The Port of Gladstone reduced its export capacity because the coal stockpiles at the port were saturated and further coal deliveries could not be made by rail. The Goonyella railway line which services a number of coal mines in the Bowen Basin was closed for one week and shipments of grain were also delayed.
Burnett River basin
The swollen Burnett River at Gayndah, 350 kilometres (220 mi) north west of Brisbane.
The central Burnett towns of Gayndah and Mundubbera saw major flooding on 28–29 December. The Burnett River peaked at 18.25m at Mundubbera—the highest river height since 1942—inundating more than 20 houses. Downstream at Gayndah, the river peaked at 16.1m with floodwaters reaching two houses. Both towns were isolated for several days and there was major disruption to the potable water supply and local agricultural production.
Condamine/Balonne River basin
Flooding in Dalby was the worst since 1981. The town’s water purification system was flooded, resulting in water restrictions that have hampered clean-up efforts. 112,500 litres (24,700 imp gal; 29,700 US gal) of water were transported to the town of 14,000 residents. Warwick was isolated when all roads into the town were cut-off.
Floodwaters are passing downstream along the Balonne River and threaten the towns of Surat and St George. The river is expected to peak at 12.5m at Surat and 14m at St George. The New South Wales towns of Angledool, Goodooga and Weilmoringle are expected to be isolated when floodwaters from the Balonne reach the Culgoa and Bokhara Rivers.
Mary River basin
Heavy rain in the Mary River catchment on 8-9 January 2011 lead to flooding at Maryborough and Gympie. The Mary River at Maryborough was expected to initially peak at 8.5m at midday 9 January with some houses and businesses inundated. A second peak is expected to arrive from rain falling upstream later that day. At Gympie, the Mary River is expected to peak at 16m, possibly increasing to 17m—over the major flood level—if rain continues to fall.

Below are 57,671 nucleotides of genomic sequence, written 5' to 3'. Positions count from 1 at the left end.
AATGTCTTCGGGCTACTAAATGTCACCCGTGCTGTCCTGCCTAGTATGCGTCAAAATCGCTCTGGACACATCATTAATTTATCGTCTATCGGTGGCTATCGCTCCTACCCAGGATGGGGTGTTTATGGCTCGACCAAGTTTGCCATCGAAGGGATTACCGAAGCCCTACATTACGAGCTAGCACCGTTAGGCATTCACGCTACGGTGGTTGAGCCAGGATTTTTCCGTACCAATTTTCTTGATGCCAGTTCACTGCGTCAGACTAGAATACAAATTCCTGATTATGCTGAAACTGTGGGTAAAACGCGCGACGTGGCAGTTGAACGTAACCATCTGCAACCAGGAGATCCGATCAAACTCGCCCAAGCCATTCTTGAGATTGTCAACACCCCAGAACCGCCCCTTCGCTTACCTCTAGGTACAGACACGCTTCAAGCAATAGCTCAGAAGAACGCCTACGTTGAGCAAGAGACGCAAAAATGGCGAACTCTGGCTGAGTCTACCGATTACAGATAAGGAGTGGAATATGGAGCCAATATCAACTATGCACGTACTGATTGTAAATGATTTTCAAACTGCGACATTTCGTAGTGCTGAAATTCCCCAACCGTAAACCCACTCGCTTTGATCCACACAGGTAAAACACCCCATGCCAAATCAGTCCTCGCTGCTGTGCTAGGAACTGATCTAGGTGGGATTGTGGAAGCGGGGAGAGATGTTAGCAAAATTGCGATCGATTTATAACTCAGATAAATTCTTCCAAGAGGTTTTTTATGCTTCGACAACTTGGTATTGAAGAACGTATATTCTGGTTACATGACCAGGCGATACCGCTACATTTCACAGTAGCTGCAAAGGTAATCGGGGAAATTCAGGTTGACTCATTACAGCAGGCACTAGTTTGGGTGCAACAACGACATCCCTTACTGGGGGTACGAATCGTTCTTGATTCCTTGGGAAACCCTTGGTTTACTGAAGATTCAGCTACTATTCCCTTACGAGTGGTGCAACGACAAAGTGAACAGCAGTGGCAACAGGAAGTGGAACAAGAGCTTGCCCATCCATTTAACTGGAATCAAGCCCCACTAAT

Toowoomba flash flood
In the Darling Downs, the city of Toowoomba was hit by flash flooding after more then 160 millimetres (6.3 in) of rain fell in 36 hours to 10 January 2011; this event caused four deaths in a matter of hours.
Nearby, Gatton saw voluntary evacuations as the Lockyer Creek rose to a record height of 18.92m, exceeding the previous record set in the 1893 Queensland floods. The surge passed through the Lockyer Valley town of Withcott, where the force of the water pushed cars into shops and forcing the evacuation of hundreds of people. The scene was described by an onlooker as “like Cyclone Tracy has gone through it … If you dropped an atom bomb on it, you couldn’t tell the difference.” Grantham was also hit hard by the flooding rains. Houses were left crumpled by what Premier of Queensland Anna Bligh described as an “inland tsunami“. Nine people were confirmed dead, with the toll expected to double that figure, and 66 were missing.
In South East Queensland, the Wivenhoe Dam filled to a level equivalent to 122% of its supply capacity, leading operators to open all five flood gates on 29 December. Brisbane experienced its wettest December since 1859.
On 11 January 2011 at around 2:30 pm EST, the Brisbane River broke its banks leading to evacuations in the Brisbane CBD and the suburbs of Fortitude Valley and West End. An evacuation centre was established for flood-affected residents at the RNA Showgrounds in Bowen Hills.
Sexy beast: Why Britain’s rare breeds could be the saviours of their species
In The Independent today: There may be only a few hundred Dairy Shorthorn in Britain, but Tulip and other rare breeds of cattle, sheep and pig aren’t just genetic dead-ends. As their impassioned owners explain, these beauties are the supermodels of animal husbandry – and, quite possibly, the saviours of the 21st-century farmyard
Comment: As a New Zealander growing up in towns bordering the countryside and having friends and adopted aunts and uncles who had huge farms, I have some affinity with sheep and cattle. I respect and admire the work farmers do and their contribution to the economy. I am however concerned about genetic breeding and putting all our ‘eggs’ in the same ‘genetic basket’!
Tall, broad-shouldered with snow-white hair and a steady gaze, Morgan cuts an impressive figure. After a brush and a wash – Fairy liquid, a bucket of water and firm grip are required – it’s showtime. Morgan, a 16-month-old Wiltshire Horn ram, is one of more than 50 native breeds that competed at the Singleton Rare Breeds Show at the Weald and Downland Museum in West Sussex this year. The show celebrated its 25th anniversary in July and the event has never been stronger. Indeed, it’s been a very good year for many of British farming’s rarest breeds.